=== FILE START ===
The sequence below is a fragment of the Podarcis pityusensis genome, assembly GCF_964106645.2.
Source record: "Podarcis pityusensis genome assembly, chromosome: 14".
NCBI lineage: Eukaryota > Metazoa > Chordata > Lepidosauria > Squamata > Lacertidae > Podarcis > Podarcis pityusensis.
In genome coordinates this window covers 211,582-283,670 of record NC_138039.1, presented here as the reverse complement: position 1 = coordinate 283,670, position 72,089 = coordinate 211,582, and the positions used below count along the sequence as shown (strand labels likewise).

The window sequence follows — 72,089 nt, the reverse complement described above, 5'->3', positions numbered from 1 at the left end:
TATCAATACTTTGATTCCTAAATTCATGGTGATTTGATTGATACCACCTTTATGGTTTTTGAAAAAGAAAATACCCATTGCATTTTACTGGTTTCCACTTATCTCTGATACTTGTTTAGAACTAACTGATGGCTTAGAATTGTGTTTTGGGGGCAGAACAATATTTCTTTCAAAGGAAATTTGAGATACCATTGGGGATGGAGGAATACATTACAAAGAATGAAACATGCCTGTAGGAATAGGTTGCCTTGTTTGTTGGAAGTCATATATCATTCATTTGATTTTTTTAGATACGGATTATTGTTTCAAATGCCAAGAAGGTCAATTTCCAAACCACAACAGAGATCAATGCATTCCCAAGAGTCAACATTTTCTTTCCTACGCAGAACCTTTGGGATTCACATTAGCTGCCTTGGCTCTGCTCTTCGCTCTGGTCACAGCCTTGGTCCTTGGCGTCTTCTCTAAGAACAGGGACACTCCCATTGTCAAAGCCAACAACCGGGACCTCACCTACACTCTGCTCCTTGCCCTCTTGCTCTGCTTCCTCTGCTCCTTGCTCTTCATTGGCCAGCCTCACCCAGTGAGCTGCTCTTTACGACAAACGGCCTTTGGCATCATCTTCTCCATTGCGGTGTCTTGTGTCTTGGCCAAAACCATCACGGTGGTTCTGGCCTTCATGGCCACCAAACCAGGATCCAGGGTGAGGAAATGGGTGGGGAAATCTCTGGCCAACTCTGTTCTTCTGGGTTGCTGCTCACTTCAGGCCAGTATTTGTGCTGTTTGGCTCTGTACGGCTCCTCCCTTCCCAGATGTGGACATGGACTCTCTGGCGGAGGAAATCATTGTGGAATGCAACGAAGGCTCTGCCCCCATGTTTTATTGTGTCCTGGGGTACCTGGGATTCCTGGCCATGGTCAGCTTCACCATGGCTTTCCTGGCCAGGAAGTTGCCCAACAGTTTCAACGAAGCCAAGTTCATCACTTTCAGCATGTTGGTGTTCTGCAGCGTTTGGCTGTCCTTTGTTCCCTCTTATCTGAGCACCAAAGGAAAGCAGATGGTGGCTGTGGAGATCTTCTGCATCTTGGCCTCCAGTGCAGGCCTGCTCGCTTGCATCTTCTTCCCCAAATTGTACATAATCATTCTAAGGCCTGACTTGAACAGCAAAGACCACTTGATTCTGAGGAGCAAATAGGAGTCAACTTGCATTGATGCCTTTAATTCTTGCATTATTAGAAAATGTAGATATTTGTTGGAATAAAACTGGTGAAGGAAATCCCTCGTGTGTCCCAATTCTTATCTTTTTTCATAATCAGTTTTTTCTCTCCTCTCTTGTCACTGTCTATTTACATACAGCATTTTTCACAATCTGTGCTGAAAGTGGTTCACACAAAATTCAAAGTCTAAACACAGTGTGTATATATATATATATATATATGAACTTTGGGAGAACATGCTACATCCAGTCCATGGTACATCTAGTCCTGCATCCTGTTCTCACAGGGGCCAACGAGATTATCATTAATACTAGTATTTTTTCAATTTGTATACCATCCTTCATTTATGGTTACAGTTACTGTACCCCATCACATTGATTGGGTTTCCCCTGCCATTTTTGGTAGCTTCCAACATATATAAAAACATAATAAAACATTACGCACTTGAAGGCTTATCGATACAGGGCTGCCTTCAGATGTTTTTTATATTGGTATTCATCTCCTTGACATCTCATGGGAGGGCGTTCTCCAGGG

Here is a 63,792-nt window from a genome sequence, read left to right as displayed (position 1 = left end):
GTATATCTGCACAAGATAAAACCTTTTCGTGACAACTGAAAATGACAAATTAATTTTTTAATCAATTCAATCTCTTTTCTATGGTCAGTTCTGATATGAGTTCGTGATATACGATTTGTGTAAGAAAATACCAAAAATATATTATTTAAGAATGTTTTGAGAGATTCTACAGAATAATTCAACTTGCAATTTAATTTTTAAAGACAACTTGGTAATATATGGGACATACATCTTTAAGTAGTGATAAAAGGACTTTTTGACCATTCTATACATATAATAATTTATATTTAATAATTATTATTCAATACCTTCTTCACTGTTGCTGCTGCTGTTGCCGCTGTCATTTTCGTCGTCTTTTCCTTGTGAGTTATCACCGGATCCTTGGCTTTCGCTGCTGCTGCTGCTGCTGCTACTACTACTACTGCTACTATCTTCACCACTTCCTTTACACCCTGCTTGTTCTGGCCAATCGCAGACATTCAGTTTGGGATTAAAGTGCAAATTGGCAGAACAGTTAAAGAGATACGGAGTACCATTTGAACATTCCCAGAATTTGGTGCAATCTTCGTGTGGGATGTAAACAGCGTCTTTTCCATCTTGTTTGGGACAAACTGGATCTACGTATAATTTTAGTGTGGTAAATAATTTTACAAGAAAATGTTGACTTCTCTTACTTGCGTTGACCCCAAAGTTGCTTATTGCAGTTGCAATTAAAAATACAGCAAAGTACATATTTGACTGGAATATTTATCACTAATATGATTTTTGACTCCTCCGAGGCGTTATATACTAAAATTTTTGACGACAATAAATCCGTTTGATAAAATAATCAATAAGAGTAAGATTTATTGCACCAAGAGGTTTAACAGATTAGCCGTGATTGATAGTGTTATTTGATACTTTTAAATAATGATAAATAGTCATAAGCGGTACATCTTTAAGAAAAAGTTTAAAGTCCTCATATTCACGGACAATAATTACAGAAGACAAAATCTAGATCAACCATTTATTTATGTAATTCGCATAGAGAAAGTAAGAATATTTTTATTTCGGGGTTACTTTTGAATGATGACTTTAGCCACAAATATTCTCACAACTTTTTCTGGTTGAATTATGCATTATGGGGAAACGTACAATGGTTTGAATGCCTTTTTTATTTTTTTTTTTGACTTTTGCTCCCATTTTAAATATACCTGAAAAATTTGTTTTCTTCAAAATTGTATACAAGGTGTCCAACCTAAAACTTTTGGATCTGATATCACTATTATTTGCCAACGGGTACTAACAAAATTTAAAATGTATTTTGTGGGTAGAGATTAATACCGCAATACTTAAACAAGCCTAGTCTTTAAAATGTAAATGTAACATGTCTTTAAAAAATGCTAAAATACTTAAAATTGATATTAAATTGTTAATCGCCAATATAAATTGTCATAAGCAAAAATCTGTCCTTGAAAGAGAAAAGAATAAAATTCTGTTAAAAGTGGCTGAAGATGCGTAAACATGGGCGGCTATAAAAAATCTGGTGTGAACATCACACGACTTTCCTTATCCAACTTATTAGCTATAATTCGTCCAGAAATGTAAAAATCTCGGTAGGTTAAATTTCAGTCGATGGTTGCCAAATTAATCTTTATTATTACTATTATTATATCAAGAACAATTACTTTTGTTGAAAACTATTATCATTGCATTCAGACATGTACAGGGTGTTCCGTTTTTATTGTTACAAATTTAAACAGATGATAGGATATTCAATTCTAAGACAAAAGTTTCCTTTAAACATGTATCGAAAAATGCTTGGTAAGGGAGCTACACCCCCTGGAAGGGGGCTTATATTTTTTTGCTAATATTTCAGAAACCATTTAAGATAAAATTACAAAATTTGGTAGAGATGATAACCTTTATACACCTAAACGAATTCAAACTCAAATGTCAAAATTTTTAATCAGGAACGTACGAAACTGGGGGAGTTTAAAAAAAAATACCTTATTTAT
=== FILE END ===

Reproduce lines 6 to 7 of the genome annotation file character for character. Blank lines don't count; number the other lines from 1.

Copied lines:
TATCAATACTTTGATTCCTAAATTCATGGTGATTTGATTGATACCACCTTTATGGTTTTTGAAAAAGAAAATACCCATTGCATTTTACTGGTTTCCACTTATCTCTGATACTTGTTTAGAACTAACTGATGGCTTAGAATTGTGTTTTGGGGGCAGAACAATATTTCTTTCAAAGGAAATTTGAGATACCATTGGGGATGGAGGAATACATTACAAAGAATGAAACATGCCTGTAGGAATAGGTTGCCTTGTTTGTTGGAAGTCATATATCATTCATTTGATTTTTTTAGATACGGATTATTGTTTCAAATGCCAAGAAGGTCAATTTCCAAACCACAACAGAGATCAATGCATTCCCAAGAGTCAACATTTTCTTTCCTACGCAGAACCTTTGGGATTCACATTAGCTGCCTTGGCTCTGCTCTTCGCTCTGGTCACAGCCTTGGTCCTTGGCGTCTTCTCTAAGAACAGGGACACTCCCATTGTCAAAGCCAACAACCGGGACCTCACCTACACTCTGCTCCTTGCCCTCTTGCTCTGCTTCCTCTGCTCCTTGCTCTTCATTGGCCAGCCTCACCCAGTGAGCTGCTCTTTACGACAAACGGCCTTTGGCATCATCTTCTCCATTGCGGTGTCTTGTGTCTTGGCCAAAACCATCACGGTGGTTCTGGCCTTCATGGCCACCAAACCAGGATCCAGGGTGAGGAAATGGGTGGGGAAATCTCTGGCCAACTCTGTTCTTCTGGGTTGCTGCTCACTTCAGGCCAGTATTTGTGCTGTTTGGCTCTGTACGGCTCCTCCCTTCCCAGATGTGGACATGGACTCTCTGGCGGAGGAAATCATTGTGGAATGCAACGAAGGCTCTGCCCCCATGTTTTATTGTGTCCTGGGGTACCTGGGATTCCTGGCCATGGTCAGCTTCACCATGGCTTTCCTGGCCAGGAAGTTGCCCAACAGTTTCAACGAAGCCAAGTTCATCACTTTCAGCATGTTGGTGTTCTGCAGCGTTTGGCTGTCCTTTGTTCCCTCTTATCTGAGCACCAAAGGAAAGCAGATGGTGGCTGTGGAGATCTTCTGCATCTTGGCCTCCAGTGCAGGCCTGCTCGCTTGCATCTTCTTCCCCAAATTGTACATAATCATTCTAAGGCCTGACTTGAACAGCAAAGACCACTTGATTCTGAGGAGCAAATAGGAGTCAACTTGCATTGATGCCTTTAATTCTTGCATTATTAGAAAATGTAGATATTTGTTGGAATAAAACTGGTGAAGGAAATCCCTCGTGTGTCCCAATTCTTATCTTTTTTCATAATCAGTTTTTTCTCTCCTCTCTTGTCACTGTCTATTTACATACAGCATTTTTCACAATCTGTGCTGAAAGTGGTTCACACAAAATTCAAAGTCTAAACACAGTGTGTATATATATATATATATATATGAACTTTGGGAGAACATGCTACATCCAGTCCATGGTACATCTAGTCCTGCATCCTGTTCTCACAGGGGCCAACGAGATTATCATTAATACTAGTATTTTTTCAATTTGTATACCATCCTTCATTTATGGTTACAGTTACTGTACCCCATCACATTGATTGGGTTTCCCCTGCCATTTTTGGTAGCTTCCAACATATATAAAAACATAATAAAACATTACGCACTTGAAGGCTTATCGATACAGGGCTGCCTTCAGATGTTTTTTATATTGGTATTCATCTCCTTGACATCTCATGGGAGGGCGTTCTCCAGGG

Here is a 63,792-nt window from a genome sequence, read left to right as displayed (position 1 = left end):